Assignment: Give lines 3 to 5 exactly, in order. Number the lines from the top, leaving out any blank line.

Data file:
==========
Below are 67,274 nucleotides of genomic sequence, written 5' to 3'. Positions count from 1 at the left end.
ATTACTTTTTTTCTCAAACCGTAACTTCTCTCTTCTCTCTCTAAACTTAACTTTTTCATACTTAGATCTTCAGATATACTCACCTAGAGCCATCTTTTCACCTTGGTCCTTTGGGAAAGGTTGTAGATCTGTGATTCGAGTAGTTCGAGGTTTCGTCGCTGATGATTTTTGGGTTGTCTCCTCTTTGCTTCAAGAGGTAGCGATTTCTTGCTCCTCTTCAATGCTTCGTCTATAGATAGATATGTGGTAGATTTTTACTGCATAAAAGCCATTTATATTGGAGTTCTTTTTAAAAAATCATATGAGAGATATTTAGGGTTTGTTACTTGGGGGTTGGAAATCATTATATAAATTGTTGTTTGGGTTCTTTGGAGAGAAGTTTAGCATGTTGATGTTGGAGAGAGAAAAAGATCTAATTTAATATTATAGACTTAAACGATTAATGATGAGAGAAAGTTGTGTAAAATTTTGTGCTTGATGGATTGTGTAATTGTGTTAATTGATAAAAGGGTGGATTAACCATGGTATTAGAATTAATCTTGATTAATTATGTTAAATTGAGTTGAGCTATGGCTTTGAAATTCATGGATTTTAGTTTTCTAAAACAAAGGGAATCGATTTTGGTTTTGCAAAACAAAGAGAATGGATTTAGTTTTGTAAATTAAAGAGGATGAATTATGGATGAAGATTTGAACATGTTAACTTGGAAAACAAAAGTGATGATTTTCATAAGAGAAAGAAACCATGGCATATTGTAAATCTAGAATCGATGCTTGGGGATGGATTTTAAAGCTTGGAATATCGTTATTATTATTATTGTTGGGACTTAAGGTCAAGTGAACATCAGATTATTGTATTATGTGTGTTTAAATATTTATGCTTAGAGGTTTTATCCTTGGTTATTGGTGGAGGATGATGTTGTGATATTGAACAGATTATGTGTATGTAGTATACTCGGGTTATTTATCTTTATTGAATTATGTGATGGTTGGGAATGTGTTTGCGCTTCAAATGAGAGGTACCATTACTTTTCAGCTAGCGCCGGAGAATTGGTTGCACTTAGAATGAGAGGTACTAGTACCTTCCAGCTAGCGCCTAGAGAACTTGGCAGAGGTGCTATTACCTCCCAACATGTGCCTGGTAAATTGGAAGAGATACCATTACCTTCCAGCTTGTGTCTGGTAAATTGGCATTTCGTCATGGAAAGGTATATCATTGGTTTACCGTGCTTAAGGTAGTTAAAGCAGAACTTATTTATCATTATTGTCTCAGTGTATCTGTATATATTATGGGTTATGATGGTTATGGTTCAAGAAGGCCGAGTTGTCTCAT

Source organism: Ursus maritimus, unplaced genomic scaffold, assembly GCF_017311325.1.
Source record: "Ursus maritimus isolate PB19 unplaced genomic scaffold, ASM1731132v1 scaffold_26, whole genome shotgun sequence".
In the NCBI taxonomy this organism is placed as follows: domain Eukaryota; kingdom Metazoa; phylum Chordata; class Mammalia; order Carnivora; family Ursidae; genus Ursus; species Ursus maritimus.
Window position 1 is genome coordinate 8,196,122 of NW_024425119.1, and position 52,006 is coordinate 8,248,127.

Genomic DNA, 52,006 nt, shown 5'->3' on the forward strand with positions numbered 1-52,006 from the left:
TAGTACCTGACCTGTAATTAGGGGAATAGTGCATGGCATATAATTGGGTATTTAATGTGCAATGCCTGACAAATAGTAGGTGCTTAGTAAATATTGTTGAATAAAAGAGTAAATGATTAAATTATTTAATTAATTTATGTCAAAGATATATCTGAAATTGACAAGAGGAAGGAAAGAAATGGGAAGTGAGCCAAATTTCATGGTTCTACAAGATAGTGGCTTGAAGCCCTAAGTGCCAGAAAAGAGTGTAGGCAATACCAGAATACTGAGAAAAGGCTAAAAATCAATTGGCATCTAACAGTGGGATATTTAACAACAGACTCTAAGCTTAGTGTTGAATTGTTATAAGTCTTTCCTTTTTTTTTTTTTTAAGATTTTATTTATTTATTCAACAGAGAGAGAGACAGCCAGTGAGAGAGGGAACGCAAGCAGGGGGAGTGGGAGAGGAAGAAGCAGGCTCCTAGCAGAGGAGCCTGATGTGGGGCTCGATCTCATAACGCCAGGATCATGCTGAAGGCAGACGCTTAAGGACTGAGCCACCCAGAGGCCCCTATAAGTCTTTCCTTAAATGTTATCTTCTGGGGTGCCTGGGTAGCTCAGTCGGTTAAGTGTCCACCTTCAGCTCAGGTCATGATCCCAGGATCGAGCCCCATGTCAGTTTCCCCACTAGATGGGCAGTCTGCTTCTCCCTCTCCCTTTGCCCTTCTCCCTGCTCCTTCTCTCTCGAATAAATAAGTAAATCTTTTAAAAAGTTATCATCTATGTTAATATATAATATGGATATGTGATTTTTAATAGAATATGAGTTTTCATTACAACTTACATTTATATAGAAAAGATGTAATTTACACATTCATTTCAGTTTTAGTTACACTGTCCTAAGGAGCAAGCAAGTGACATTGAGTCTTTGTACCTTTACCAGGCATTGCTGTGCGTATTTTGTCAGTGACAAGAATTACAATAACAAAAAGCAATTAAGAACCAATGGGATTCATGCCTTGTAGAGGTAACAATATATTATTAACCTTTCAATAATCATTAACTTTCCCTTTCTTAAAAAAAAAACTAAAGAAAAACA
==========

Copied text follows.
Source organism: Ursus maritimus, unplaced genomic scaffold, assembly GCF_017311325.1.
Source record: "Ursus maritimus isolate PB19 unplaced genomic scaffold, ASM1731132v1 scaffold_26, whole genome shotgun sequence".
In the NCBI taxonomy this organism is placed as follows: domain Eukaryota; kingdom Metazoa; phylum Chordata; class Mammalia; order Carnivora; family Ursidae; genus Ursus; species Ursus maritimus.